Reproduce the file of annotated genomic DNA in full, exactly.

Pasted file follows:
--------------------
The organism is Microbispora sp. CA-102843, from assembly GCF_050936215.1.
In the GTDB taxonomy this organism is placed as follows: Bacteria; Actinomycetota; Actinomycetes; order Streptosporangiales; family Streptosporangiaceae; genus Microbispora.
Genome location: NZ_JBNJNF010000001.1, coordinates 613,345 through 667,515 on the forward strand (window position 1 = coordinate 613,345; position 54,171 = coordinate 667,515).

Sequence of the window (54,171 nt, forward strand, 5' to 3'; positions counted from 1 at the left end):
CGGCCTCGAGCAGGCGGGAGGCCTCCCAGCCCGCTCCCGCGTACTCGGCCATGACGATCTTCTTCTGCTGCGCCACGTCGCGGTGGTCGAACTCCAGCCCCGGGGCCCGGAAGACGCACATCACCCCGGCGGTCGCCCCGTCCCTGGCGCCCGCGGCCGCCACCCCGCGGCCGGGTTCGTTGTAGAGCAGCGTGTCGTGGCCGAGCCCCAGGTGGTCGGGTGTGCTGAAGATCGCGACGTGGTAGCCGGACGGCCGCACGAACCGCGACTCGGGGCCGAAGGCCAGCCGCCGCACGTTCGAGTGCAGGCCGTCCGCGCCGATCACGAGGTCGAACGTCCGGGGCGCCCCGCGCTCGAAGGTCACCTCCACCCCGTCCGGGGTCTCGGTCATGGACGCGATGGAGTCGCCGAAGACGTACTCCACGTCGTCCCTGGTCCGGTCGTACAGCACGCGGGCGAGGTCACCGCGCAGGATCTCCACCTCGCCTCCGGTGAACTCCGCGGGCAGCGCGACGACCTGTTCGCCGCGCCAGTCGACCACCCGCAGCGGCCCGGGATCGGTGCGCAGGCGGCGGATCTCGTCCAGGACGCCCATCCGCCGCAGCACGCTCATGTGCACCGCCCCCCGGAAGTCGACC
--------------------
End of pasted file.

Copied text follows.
The organism is Microbispora sp. CA-102843, from assembly GCF_050936215.1.
In the GTDB taxonomy this organism is placed as follows: Bacteria; Actinomycetota; Actinomycetes; order Streptosporangiales; family Streptosporangiaceae; genus Microbispora.
Genome location: NZ_JBNJNF010000001.1, coordinates 613,345 through 667,515 on the forward strand (window position 1 = coordinate 613,345; position 54,171 = coordinate 667,515).

Sequence of the window (54,171 nt, forward strand, 5' to 3'; positions counted from 1 at the left end):
CGGCCTCGAGCAGGCGGGAGGCCTCCCAGCCCGCTCCCGCGTACTCGGCCATGACGATCTTCTTCTGCTGCGCCACGTCGCGGTGGTCGAACTCCAGCCCCGGGGCCCGGAAGACGCACATCACCCCGGCGGTCGCCCCGTCCCTGGCGCCCGCGGCCGCCACCCCGCGGCCGGGTTCGTTGTAGAGCAGCGTGTCGTGGCCGAGCCCCAGGTGGTCGGGTGTGCTGAAGATCGCGACGTGGTAGCCGGACGGCCGCACGAACCGCGACTCGGGGCCGAAGGCCAGCCGCCGCACGTTCGAGTGCAGGCCGTCCGCGCCGATCACGAGGTCGAACGTCCGGGGCGCCCCGCGCTCGAAGGTCACCTCCACCCCGTCCGGGGTCTCGGTCATGGACGCGATGGAGTCGCCGAAGACGTACTCCACGTCGTCCCTGGTCCGGTCGTACAGCACGCGGGCGAGGTCACCGCGCAGGATCTCCACCTCGCCTCCGGTGAACTCCGCGGGCAGCGCGACGACCTGTTCGCCGCGCCAGTCGACCACCCGCAGCGGCCCGGGATCGGTGCGCAGGCGGCGGATCTCGTCCAGGACGCCCATCCGCCGCAGCACGCTCATGTGCACCGCCCCCCGGAAGTCGACC